Most years we run either a beginners' series (usually team races in the holidays) or a single very public event. In either case, we publicise these widely, using every free method we can find - media releases to local papers, radio and TV stations etc. If the series or event is pitched with the right amount of imagination and flair, it can get plenty of coverage. We also invest a small amount of money - including the annual flier (one side ad for the beginners series, the other side the year's schedule) and a Facebook promotion. The most we've ever spent in a year on publicity was £50.

We also pick two or three 'outside' events to do during the year - a community festival, library event, slot car show etc. These are hard work with no guaranteed returns in terms of new racers. So we pick events we'll enjoy, which will be busy and might create links that benefit the club in the longer term. We get a lot of requests and we turn a lot of people down. We could be doing public events 52 weekends a year, but that's not what the club is about. If we get one person or one family involved each year from public events we are very happy.

However... The success of any promotional work - or word of mouth recommendations - is what the potential new racer then sees on our public platforms (website, Facebook and YouTube). Does that match up with their expectations? And if it does - and if they decide to come along - does what they experience on their first night match up with what we promised?


2) (Maybe more important) What do you do to keep people coming back to play?    The most important thing is the experience on the night (or during the day on our occasional Saturday events). There's the fun and the friendship - that people can walk through the door, be welcomed (we have a welcome desk just inside the door), get on track with a competitive club car and controller and have an exciting first event and feel they are fully involved in the race and the group. We have a subsidised club shop, but no pressure to buy. There are the club cars and controllers, but WHO racers are likely to loan cars and controllers - and often sell good used kit at ridiculously low prices. And there are offers to help tune cars and occasional tuning sessions at people's homes.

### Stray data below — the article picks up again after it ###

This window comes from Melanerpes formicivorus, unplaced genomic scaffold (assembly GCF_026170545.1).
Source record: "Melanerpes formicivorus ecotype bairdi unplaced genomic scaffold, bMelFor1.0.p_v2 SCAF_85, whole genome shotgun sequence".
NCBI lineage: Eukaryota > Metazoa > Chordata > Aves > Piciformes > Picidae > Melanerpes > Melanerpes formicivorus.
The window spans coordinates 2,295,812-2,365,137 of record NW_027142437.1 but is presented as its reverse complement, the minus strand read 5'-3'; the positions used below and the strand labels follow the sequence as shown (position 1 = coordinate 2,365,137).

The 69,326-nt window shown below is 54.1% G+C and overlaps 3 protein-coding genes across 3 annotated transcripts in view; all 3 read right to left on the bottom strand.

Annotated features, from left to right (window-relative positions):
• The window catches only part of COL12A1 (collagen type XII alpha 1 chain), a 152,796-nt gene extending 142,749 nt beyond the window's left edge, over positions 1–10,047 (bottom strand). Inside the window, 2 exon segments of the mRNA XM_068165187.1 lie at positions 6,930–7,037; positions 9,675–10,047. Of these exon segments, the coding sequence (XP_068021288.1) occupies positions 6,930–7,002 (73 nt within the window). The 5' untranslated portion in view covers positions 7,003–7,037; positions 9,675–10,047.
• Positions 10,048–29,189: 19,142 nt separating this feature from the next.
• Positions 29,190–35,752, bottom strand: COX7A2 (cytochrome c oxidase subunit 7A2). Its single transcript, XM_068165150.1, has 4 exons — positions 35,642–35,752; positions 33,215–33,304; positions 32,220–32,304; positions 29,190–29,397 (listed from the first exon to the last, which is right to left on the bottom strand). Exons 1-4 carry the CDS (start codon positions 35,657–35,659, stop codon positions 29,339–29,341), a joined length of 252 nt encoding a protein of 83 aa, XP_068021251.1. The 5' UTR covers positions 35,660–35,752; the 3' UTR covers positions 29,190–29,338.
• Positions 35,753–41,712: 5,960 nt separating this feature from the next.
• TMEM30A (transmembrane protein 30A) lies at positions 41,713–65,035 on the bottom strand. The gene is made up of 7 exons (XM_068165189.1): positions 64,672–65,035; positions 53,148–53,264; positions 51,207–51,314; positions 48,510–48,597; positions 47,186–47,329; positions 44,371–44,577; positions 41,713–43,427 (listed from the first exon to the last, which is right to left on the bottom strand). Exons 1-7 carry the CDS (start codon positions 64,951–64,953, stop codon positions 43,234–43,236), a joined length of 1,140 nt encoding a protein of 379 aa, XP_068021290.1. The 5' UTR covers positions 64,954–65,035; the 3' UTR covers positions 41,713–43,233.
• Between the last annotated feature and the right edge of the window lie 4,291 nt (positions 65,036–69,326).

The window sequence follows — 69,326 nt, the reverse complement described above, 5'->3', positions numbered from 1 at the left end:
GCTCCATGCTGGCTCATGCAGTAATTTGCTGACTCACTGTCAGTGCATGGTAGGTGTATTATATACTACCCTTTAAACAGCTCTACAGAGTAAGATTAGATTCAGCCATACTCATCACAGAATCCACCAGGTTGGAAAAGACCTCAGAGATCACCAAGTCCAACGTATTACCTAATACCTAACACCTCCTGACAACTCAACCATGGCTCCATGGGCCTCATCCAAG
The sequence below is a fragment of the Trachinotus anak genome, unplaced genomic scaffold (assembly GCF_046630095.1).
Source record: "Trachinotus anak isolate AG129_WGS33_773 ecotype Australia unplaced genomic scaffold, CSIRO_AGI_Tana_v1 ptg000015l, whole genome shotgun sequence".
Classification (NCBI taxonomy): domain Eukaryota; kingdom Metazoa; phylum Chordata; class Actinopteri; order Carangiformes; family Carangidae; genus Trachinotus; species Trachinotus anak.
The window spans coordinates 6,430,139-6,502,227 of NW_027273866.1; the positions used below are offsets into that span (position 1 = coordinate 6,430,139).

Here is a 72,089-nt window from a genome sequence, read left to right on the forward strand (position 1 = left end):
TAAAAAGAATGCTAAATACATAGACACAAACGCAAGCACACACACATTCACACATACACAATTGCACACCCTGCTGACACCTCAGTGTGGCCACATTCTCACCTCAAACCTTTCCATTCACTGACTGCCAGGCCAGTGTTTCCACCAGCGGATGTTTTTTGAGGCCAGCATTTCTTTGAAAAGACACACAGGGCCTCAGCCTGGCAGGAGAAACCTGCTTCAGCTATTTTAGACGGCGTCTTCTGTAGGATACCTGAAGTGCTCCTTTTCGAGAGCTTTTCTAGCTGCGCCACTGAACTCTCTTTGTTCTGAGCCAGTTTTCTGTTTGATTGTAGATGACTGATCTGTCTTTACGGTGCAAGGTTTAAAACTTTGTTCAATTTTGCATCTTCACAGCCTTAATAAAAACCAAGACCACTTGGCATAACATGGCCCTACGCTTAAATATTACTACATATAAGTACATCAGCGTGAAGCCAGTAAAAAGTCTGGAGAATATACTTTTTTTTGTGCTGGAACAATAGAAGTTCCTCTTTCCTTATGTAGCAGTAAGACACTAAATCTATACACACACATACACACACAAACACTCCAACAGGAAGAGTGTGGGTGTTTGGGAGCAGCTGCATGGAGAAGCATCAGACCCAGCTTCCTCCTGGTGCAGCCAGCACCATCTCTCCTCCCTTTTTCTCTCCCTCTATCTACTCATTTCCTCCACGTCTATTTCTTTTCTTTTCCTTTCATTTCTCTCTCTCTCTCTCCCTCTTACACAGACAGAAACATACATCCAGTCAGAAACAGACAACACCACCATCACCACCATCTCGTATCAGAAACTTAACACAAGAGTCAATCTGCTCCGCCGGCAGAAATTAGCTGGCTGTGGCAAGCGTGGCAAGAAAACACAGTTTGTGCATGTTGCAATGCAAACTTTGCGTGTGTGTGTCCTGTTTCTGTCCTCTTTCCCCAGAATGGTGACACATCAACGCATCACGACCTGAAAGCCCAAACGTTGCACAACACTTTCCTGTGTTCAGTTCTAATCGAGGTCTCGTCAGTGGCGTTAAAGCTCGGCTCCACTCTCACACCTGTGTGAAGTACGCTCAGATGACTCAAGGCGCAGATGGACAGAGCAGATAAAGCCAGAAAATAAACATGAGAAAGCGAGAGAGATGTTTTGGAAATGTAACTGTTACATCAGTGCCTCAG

We take email addresses of all racers and email them links to the race report, pictures, video and updated championship tables. These are also ready to view via Facebook. We aim to have all the post-race coverage finished within 24 hours after the race has finished. That creates an exciting buzz for a brief period of time... then back to ordinary life, although we do continue with daily Facebook posts - and then begin to ramp up for the next event with another email 6-7 days before and build-up on Facebook. We have no private 'inner circle' Facebook or WhatsApp groups. What you see is what you get - we are all equal members of the club, whether we've been there ten years or ten minutes.

Another thing that might work is that we keep things stable. Classes hardly change, dates are set in October for the following year and don't change (until the pandemic came along). We avoid the situation where someone might invest in new cars and then they are obsolete the following year. It's slightly different for our digital racing, but we guarantee a new digital class will run for at least three years. In our HO racing we have three classes: boxstock Nascar, boxstock F1 and a 'modified' class more or less equivalent to the US HOPRA Super Stock. Many of our race winners and champions use standard Parma or DS resistor controllers. In the digital racing, almost all our classes are non-mag standard Scalextric, with the only exception a Slot.it Group C class. The modifications we allow stretch only as far as a change of tyres, ballast and body rock. Our Wednesday night digital events start with a club car team race and the Saturdays include a club car 'rotation' race. Fun, friendship and low-cost racing for all...